The concerns of ethnic and cultural minorities, especially in remote mountain and Amazonian areas, remain inadequately addressed among parties with national scope. The 2011 Law of Prior Consultation, which guaranteed consultation with indigenous groups before mining and other projects affecting them or their land were undertaken, has fostered increased recognition of indigenous participation.
Women hold just under 30 percent of seats in Congress, and while the political participation of women has increased over recent years, they hold few leadership roles in local and regional governments.
|Do the freely elected head of government and national legislative representatives determine the policies of the government?||3.003 4.004|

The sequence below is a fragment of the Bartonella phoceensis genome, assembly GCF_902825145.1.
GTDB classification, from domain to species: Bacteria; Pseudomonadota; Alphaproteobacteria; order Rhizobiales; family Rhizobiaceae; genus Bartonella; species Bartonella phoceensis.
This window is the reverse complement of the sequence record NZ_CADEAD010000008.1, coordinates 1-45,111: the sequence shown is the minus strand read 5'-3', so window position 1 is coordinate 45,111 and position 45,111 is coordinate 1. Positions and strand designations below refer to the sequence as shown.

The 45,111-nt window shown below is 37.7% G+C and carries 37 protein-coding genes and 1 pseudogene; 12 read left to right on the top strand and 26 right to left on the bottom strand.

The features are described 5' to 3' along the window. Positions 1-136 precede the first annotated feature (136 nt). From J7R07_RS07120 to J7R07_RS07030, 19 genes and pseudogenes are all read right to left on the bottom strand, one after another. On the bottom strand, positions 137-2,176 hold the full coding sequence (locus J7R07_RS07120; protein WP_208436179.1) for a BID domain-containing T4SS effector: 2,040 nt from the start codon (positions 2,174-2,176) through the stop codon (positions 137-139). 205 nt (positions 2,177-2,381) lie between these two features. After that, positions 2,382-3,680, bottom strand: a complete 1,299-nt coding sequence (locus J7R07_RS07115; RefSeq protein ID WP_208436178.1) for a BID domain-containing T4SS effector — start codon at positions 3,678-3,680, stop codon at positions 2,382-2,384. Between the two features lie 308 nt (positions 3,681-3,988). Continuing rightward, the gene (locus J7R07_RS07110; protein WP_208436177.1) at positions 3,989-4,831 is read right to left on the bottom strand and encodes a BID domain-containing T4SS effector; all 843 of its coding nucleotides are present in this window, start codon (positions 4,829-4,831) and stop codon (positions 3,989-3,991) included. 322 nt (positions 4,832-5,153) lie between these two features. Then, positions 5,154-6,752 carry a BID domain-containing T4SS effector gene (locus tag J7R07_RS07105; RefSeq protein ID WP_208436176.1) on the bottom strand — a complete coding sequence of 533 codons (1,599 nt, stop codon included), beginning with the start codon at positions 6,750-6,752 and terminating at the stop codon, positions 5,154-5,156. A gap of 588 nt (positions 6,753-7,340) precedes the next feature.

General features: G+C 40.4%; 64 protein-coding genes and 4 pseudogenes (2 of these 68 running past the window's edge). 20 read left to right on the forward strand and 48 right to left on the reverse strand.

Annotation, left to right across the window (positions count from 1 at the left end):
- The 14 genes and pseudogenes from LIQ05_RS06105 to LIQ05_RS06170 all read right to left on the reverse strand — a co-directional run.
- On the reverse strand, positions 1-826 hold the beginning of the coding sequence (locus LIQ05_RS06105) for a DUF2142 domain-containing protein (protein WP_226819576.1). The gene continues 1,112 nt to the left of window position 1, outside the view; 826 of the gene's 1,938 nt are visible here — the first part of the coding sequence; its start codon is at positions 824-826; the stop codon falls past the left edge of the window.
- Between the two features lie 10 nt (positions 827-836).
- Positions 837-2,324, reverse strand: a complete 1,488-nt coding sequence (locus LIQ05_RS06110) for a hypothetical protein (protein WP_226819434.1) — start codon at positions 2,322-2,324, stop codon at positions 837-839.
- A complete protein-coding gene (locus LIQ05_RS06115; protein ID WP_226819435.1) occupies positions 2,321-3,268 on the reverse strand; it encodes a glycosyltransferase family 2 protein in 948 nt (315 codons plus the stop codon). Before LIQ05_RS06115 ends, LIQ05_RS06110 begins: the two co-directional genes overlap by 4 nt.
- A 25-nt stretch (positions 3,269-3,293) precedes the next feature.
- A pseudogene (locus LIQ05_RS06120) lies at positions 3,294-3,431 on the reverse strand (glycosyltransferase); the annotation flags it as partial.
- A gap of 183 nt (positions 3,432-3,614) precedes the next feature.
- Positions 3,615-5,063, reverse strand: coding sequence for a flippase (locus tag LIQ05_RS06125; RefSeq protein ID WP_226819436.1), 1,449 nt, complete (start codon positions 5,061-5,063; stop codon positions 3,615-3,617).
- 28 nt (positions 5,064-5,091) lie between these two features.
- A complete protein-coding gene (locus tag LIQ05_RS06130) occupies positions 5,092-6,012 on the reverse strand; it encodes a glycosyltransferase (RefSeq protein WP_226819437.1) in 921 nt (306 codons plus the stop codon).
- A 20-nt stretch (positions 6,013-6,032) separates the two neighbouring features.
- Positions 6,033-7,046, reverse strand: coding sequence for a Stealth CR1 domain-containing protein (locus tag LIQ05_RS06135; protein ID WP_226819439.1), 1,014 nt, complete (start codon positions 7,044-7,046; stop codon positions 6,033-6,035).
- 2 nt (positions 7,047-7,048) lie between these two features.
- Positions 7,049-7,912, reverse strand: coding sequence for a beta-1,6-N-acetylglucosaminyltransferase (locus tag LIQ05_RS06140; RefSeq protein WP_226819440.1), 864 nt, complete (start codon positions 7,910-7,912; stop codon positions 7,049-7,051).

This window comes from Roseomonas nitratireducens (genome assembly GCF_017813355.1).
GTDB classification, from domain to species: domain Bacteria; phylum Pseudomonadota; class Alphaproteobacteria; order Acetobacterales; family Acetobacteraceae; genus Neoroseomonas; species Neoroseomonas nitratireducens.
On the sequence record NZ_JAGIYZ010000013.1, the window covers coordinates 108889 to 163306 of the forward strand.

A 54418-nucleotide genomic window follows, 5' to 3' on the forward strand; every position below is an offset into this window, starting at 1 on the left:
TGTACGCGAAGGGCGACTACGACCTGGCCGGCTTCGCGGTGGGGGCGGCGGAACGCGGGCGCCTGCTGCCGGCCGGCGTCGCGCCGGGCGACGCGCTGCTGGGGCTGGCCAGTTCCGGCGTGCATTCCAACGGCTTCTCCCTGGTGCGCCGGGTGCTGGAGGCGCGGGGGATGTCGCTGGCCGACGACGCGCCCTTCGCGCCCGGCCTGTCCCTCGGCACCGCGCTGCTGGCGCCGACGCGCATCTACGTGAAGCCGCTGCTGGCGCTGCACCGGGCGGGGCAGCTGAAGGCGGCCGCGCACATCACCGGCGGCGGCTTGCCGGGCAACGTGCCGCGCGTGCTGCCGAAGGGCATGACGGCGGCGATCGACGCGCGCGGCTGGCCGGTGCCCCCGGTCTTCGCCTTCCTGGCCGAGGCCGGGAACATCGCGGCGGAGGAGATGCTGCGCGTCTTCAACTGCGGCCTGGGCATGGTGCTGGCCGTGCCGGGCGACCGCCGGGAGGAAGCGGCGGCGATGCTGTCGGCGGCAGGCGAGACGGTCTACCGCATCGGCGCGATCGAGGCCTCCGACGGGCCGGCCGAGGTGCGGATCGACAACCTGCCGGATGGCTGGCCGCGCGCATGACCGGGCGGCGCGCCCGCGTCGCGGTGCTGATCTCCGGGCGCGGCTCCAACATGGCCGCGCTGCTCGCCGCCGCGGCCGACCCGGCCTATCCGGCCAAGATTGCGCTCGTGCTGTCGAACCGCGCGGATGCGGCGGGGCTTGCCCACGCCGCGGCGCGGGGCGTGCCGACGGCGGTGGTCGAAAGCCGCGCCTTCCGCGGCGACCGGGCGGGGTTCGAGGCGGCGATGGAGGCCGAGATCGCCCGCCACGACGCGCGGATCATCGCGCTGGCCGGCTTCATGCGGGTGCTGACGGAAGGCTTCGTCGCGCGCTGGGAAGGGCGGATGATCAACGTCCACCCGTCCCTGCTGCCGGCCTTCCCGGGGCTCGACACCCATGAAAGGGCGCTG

Elected leaders and representatives are seated promptly, and are the key agents in creating and implementing policy. However, partisan polarization in the wake of the closely contested 2016 election posed an obstacle to legislative and political progress in 2017. President Kuczynski was defied at every turn by the Popular Force party, which censured top-level ministers, and in September won a no-confidence vote against Prime Minister Fernando Zavala, leading to his resignation. Also in September, as many as 15 ministers appointed by Kuczynski were dismissed or reassigned under pressure from the legislature. In December, Congress voted overwhelmingly to initiate impeachment proceedings against Kuczynski following revelations that his investment firm had received payments from the construction company Odebrecht. Ultimately, the measure did not secure the 87 required votes; however, the legislature’s swift decision to initiate impeachment, rather than an official investigation, reflected the polarization of the legislature.